How dynamic, manifold and fragmentary this city is. With its post-colonial disturbances, stillvery-colonial architecture, strange smells, vibrant colors and a film audience that is hectic and very lively. In Mumbai cinemas you don’t necessarily show up when the film starts but rather 10-15 minutes into the film. And in Mumbai you don’t necessarily shut up when the film starts but continue to chat away, check your cell phone and call your mom. Life is still carried on even though a film is screened in front of you. And so be it. Different cultures of course also have different cinema habits.
The Mumbai International Film Festival is almost as vibrant and manifold as the host city. With a film selection showcasing animation, short fiction and documentary it demands quite a lot of effort from the viewer. One has to go from sadness and tough realism in a documentary to silliness and infantile themes in an animation minutes later. Body, emotions and mind might get confused but most of the time you just sit there amazed by the wonders of cinema.
Indian documentary is seldom seen in the West. And actually it’s not so common in India either. Only 2-3 times has an Indian documentary had a theatrical release. And even though the country has more than 800 TV channels not a single one is devoted to showcasing documentary, and only once in a while will the major stations give airtime to a documentary.
“Most documentaries are shown at festivals, universities or privately arranged screenings. The interest of the audience is clearly increasing, but it has not infected the broadcasters’ programming yet,” says the Mumbai-based film critic Nandini Ramnath.
The lack of interest from broadcasters also makes financing documentaries difficult. Indian directors often work with a very small or nonexistent budget, but there are also a growing number of Indian documentary filmmakers who work in the realm of international coproductions. Even so, compared to the fictional escapades of the Bollywood industry, Indian documentary has had very little attention abroad which is quite a shame when you observe the variations of Indian documentary at the festival in Mumbai. Traditionally, Indian documentary has been closely linked to political activism but documentary was originally used in a different way. After independence in 1947, the documentary film was primarily something that the Indian state used as a propaganda tool in order to construct a national identity. The state film agency, Film Division, produced a wealth of films on folklore, traditional dancing and other identity-building topics. Later political activists – often in opposition to the government – started to use documentary films as way to direct focus onto issues such as the environment and minorities. This link between political activism and documentary is still very much alive today, and at the festival in Mumbai one could see critical films on for instance the close ties between the Indian media and the business world which often results in media companies selling news space to companies and industries. Newspaper coverage of a company or a politician will look like traditional, independent news coverage but is actually more or less an advertisement paid for by the company or politician. Umesh Aggarwal does a good job at illustrating this strange scheme in his film Brokering News – Media, Money & Middlemen and the film is a relevant perspective in a media world where newspapers are suffering and need to find new ways to make money, which sometimes means that morality suffers too as we have seen in the case of Murdoch and the News of the World.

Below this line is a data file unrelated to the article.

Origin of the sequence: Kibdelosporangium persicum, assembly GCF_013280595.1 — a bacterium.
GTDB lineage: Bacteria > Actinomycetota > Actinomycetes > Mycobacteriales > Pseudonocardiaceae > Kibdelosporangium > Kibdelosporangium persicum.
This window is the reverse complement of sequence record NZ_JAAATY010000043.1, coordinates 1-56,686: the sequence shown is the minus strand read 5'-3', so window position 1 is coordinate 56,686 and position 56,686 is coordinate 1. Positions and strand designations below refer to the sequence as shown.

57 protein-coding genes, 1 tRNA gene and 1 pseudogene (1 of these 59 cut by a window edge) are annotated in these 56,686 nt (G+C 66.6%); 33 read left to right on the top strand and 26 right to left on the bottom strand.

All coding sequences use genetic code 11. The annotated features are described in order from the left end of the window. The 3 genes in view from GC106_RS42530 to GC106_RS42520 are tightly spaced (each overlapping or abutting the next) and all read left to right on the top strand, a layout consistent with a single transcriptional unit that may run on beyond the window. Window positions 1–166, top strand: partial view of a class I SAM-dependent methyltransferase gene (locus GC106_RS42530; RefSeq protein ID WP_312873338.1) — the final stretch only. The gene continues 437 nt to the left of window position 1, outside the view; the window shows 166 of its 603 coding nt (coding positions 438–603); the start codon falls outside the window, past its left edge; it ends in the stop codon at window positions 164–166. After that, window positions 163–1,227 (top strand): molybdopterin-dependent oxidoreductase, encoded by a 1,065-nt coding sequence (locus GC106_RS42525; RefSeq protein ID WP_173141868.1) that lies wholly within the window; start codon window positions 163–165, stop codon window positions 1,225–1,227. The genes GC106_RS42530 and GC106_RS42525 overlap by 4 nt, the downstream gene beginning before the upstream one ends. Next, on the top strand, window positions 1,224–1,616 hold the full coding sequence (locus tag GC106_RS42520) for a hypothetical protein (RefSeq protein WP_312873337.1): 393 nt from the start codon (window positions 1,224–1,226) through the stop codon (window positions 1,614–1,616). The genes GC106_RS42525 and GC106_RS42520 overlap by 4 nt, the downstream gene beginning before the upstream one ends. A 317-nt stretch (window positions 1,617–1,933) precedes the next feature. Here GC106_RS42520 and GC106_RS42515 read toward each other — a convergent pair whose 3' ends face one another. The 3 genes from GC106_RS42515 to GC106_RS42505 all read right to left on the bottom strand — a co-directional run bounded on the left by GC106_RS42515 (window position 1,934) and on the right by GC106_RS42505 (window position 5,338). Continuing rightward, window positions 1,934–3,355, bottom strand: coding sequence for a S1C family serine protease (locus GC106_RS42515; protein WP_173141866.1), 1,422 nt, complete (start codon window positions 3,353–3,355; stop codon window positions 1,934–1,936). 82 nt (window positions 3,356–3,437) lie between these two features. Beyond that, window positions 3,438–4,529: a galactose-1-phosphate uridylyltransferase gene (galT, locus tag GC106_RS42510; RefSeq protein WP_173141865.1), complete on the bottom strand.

That Indian documentary is more than political activist cinema was however quite clear at the Mumbai festival. It seems that a new generation of filmmakers is emerging. A generation that does not necessarily want to work in fiction and the dominant Bollywood industry but finds a vision and a mission in documentary, and consequently starts to enlarge and twist the genre in new ways. One of the newcomers is Paromita Vohra whose latest film Partners in Crime competed at the festival. The film deals with copyright issues in the digital age and how the internet has challenged our traditional ways of thinking about ownership and copyright. The cinematic language of the film is very vibrant, colorful and playful. Vohra mixes traditional documentary scenes such as interviews and reportage with songs and animation. The result is a bombastic, funny and lively film that could easily find an audience outside of India. The film plays a lot with audience expectations and tension build-up by using suspense devices traditionally used in thrillers and crime stories. And this mix is by no means an accident according to director, Paromita Vohra: